The relatives of passengers of the Malaysia Airlines Flight MH370 have arrived in Australia to get answers from the government over the inconclusive investigation into the plane's disappearance as the search nears its end. With no new credible clues about the plane's whereabouts, authorities have decided to suspend the search operation that has been ongoing for over two years in a remote part of the southern Indian Ocean.

The next-of-kin are pressurizing the Australian government as the suspension of the search is making it difficult for the families to find closure. The family members who reached Perth Tuesday, on a self-funded trip, will meet the authorities in charge of the search and will be shown a small fragment of recovered wreckage, BBC reported. Flight MH370 went missing on March 8, 2014, with 239 people on board -- mostly Chinese nationals -- while on its way from Kuala Lumpur to Beijing. A $180 million search to scour a 46,000-square-mile area has been ongoing with no information on what might have happened.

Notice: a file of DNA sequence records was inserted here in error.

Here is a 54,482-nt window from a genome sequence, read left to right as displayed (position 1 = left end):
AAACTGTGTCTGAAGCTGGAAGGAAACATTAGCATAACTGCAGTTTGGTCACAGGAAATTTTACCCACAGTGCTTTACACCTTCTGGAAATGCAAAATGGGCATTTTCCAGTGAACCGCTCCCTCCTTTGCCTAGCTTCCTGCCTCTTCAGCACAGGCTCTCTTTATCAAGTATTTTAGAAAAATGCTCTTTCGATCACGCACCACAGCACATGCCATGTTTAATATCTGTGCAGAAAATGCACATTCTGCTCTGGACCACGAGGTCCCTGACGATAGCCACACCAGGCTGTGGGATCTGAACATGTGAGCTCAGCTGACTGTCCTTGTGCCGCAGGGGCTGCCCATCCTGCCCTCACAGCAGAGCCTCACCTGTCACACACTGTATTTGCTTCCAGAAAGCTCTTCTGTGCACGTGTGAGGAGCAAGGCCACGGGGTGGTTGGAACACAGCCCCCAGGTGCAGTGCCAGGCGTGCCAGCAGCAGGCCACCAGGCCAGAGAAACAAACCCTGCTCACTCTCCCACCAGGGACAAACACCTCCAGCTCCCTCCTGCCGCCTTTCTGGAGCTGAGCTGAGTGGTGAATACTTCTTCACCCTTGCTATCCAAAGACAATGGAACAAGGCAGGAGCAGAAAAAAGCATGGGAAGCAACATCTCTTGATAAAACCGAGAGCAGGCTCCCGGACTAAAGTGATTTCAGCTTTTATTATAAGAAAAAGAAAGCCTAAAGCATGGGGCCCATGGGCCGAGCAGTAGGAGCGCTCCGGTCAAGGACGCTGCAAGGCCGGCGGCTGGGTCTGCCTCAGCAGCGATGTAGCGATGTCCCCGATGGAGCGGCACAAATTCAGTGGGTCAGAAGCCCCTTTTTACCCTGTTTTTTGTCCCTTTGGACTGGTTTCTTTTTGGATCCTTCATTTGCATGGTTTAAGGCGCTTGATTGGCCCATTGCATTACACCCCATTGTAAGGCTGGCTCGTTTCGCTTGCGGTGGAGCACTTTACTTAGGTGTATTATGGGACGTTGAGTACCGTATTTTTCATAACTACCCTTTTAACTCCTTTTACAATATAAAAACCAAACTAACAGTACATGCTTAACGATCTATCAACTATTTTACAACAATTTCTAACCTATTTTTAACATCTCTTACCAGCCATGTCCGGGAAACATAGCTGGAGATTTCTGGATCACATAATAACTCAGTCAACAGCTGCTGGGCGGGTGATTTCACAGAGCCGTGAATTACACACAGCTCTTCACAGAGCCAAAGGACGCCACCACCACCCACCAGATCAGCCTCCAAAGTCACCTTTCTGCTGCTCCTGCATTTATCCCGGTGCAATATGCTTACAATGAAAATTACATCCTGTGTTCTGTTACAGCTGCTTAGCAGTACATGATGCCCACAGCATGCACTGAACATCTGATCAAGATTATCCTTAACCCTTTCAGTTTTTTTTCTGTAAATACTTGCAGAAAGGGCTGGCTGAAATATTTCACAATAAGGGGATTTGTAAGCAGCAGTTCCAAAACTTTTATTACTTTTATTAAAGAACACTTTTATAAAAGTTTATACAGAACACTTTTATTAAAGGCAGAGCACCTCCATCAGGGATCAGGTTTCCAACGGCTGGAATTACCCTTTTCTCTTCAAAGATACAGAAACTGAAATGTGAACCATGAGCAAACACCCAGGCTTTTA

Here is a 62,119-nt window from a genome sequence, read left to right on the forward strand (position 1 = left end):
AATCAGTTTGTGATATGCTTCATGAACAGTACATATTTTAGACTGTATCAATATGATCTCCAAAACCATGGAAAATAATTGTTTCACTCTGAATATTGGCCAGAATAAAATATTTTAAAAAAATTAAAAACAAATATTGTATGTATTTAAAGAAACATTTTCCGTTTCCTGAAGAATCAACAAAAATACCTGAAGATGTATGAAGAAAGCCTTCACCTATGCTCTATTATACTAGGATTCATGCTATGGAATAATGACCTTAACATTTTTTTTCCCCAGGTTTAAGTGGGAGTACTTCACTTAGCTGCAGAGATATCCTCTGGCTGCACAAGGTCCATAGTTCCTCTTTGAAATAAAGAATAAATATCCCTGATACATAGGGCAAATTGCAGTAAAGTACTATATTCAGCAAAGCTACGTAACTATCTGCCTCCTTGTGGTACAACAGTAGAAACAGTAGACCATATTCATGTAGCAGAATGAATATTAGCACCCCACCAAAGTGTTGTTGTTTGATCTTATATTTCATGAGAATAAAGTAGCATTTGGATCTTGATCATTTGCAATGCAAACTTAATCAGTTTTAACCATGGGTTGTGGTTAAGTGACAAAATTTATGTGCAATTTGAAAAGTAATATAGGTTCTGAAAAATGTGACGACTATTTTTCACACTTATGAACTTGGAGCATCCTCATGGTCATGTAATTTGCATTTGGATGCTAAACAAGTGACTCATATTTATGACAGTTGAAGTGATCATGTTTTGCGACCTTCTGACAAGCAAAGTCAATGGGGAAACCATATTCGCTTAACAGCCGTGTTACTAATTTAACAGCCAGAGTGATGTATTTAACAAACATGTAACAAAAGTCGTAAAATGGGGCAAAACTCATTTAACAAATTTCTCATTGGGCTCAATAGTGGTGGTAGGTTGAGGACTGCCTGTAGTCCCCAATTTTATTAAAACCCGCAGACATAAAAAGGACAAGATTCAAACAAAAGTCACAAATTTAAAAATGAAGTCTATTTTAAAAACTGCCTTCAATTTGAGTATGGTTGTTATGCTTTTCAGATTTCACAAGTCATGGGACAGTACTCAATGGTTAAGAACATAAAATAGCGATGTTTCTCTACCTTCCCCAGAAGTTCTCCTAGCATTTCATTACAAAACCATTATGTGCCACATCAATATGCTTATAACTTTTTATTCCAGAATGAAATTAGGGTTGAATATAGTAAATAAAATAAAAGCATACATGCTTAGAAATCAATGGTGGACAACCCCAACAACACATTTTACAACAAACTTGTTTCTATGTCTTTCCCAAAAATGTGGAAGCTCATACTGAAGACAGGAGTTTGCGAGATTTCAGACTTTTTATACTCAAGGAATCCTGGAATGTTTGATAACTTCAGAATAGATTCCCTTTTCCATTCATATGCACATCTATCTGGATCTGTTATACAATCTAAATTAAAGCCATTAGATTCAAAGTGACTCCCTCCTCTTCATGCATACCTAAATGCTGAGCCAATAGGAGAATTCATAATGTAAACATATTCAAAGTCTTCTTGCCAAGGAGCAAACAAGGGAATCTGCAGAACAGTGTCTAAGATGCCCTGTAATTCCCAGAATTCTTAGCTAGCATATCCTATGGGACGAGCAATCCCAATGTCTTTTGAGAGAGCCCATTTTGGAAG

The relatives "just want to know what efforts are being made so new credible information can be found for the search to go on," Grace Nathan, whose mother Anne Daisy was on board the plane, told Australia's ABC radio. "I really have mixed emotions about the whole trip... I live in denial about what's happened."

Questions over the ongoing probe into the plane's disappearance come just a week after the Daily Beast reported that the Australian Transport Safety Bureau (ATSB), the agency which is leading the search for the missing plane, said it needed to re-examine a few spots more thoroughly because it might have overlooked some of the plane debris.

The agency is going to use a remotely operated vehicle in October to check "sonar contacts that are judged to warrant a closer look" found "scattered throughout the greater search area," spokesman Daniel O'Malley told the Daily Beast. The overall hunt is scheduled to end by December.

Meanwhile, some of the relatives of the passengers have accused Malaysian authorities of ignoring possible new evidence washing up along the African coast.

Last month, three pieces of possible aircraft debris were retrieved in the waters off Mozambique, with the largest one being a triangular piece of metal, with red and white colors on one side. The debris pieces are due to be sent to Malaysia for examination.

Since last year, several debris pieces have washed up on shores near the African coastline. A flaperon found last year in the French-controlled Réunion Island in the Indian Ocean has been confirmed to be from the missing plane, following which several other parts this year have been said to be "likely" from the jet.